Although there was rain, with rain comes rainbows, and that is exactly what we got. I hope ya’ll enjoy these!

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It takes a village

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Ya’ll looked wonderful! Thank you for letting me be a part in your lives today and all the other days too.

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Lambing Season- 2016-

When it comes to animals being born on the farm, I think I get the most giddy over the lambs. There is something about those little wooly babies and their over attentive mommas.

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Aspen was the first ewe to go. We walked outside to 2 little black girl lambs.

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Meet Lace….

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and Silver…

I just knew it would be a short time before the next lamb would arrive. I checked several times a day and through the night. Alas, it was like watching a pot boil. Finally, Aspen’s sister, Fiona, had a super splashy baby girl that is all diva. Meet Paisley…

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We now had 3 more mommas to lamb. I made my predictions as to who would go next. Of course, they decided to spite me and go in all sorts of orders. Our old girl Duff, was the third one to lamb. Once again, we had another little girl, but this one was white! Meet Eve…

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We were down to our southdown sisters. Sybil went first and had a super black little girl. I’m somewhat partial to Sybil, so this baby was really exciting for me. Meet Georgette…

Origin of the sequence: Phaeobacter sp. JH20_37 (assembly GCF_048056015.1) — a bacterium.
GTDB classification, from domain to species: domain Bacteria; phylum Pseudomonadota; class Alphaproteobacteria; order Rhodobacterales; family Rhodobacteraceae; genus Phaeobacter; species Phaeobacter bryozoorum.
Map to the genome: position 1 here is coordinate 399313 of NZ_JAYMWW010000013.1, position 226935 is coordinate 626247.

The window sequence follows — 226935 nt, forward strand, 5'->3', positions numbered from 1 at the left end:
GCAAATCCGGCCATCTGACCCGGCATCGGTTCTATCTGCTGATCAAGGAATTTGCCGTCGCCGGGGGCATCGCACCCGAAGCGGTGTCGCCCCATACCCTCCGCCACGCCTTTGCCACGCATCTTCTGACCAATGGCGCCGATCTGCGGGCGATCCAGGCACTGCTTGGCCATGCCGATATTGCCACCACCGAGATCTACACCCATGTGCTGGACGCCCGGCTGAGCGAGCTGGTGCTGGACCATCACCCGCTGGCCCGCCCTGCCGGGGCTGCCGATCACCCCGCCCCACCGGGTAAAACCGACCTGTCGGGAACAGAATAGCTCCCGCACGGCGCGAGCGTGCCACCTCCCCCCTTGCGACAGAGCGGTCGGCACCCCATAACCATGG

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The last arrival was Edith’s little white lamb. Once again, we had a girl. While we just missed her birth, we caught her right after, so she was still getting cleaned off by mom. Meet Evelyn…

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We are so in love with our 6 little girls. They are all very different, and have way cool wool. We can’t wait to show them at State Fair. They have already been on several field trips to visit kids and tell everybody about wool.

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Now that lambing season is over, shearing season is about to begin, so stay tuned! For now, enjoy all of the cuteness.

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You Have to be Brave to Raise Livestock

Two weeks ago was a tough week on the farm. We lost 3 animals in the span of 3 days, and that…. that was really hard.

I’ve been raising livestock for 13 years, and have had animals since the day I was born. And, throughout that time, there has been loss. It comes with the territory. Some of those losses have impacted me more than others, but no matter what animal it is, it never gets easier.

The other week we lost two goats- Tres and Nala, and our barn cat- Sassy. Tres was unexpected. She was fine one day, and gone the next.

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Nala, lost her battle to a raging infection, despite 3 visits to the vet, several antibiotics, and meds to control the fever.

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Sassy was 13 years old, and we knew his time was drawing near. He lived his last days as a house cat.

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Nala was the the third one to go, and at that point, I was ready to throw up my hands. It was entirely frustrating and emotional. You work so hard to keep these animals healthy. When they get sick, you do everything you can to make them better, and sometimes it isn’t good enough. When your best isn’t good enough, that can cut deep.